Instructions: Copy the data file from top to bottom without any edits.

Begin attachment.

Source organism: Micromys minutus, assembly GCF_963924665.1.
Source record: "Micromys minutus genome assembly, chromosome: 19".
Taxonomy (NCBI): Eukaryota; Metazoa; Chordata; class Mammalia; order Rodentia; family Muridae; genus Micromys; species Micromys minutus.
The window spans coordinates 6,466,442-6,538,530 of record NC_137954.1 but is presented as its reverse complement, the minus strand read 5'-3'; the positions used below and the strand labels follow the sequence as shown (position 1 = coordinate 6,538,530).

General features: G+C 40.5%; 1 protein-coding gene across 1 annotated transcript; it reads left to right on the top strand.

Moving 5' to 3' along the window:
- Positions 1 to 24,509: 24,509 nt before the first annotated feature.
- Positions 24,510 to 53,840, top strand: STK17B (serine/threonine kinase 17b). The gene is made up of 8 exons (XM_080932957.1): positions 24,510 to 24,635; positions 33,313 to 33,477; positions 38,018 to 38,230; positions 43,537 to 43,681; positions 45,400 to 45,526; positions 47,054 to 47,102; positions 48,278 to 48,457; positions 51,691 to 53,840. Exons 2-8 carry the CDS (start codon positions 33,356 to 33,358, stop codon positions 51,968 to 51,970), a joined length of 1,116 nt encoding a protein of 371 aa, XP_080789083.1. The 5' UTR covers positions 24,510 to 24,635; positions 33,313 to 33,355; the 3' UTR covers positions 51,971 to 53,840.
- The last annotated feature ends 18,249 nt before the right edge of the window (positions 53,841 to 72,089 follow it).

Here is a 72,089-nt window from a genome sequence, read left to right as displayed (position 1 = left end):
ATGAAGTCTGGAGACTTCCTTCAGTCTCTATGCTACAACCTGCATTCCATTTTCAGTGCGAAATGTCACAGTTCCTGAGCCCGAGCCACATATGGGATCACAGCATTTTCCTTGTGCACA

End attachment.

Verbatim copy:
Source organism: Micromys minutus, assembly GCF_963924665.1.
Source record: "Micromys minutus genome assembly, chromosome: 19".
Taxonomy (NCBI): Eukaryota; Metazoa; Chordata; class Mammalia; order Rodentia; family Muridae; genus Micromys; species Micromys minutus.
The window spans coordinates 6,466,442-6,538,530 of record NC_137954.1 but is presented as its reverse complement, the minus strand read 5'-3'; the positions used below and the strand labels follow the sequence as shown (position 1 = coordinate 6,538,530).

General features: G+C 40.5%; 1 protein-coding gene across 1 annotated transcript; it reads left to right on the top strand.

Moving 5' to 3' along the window:
- Positions 1 to 24,509: 24,509 nt before the first annotated feature.
- Positions 24,510 to 53,840, top strand: STK17B (serine/threonine kinase 17b). The gene is made up of 8 exons (XM_080932957.1): positions 24,510 to 24,635; positions 33,313 to 33,477; positions 38,018 to 38,230; positions 43,537 to 43,681; positions 45,400 to 45,526; positions 47,054 to 47,102; positions 48,278 to 48,457; positions 51,691 to 53,840. Exons 2-8 carry the CDS (start codon positions 33,356 to 33,358, stop codon positions 51,968 to 51,970), a joined length of 1,116 nt encoding a protein of 371 aa, XP_080789083.1. The 5' UTR covers positions 24,510 to 24,635; positions 33,313 to 33,355; the 3' UTR covers positions 51,971 to 53,840.
- The last annotated feature ends 18,249 nt before the right edge of the window (positions 53,841 to 72,089 follow it).

Here is a 72,089-nt window from a genome sequence, read left to right as displayed (position 1 = left end):
ATGAAGTCTGGAGACTTCCTTCAGTCTCTATGCTACAACCTGCATTCCATTTTCAGTGCGAAATGTCACAGTTCCTGAGCCCGAGCCACATATGGGATCACAGCATTTTCCTTGTGCACA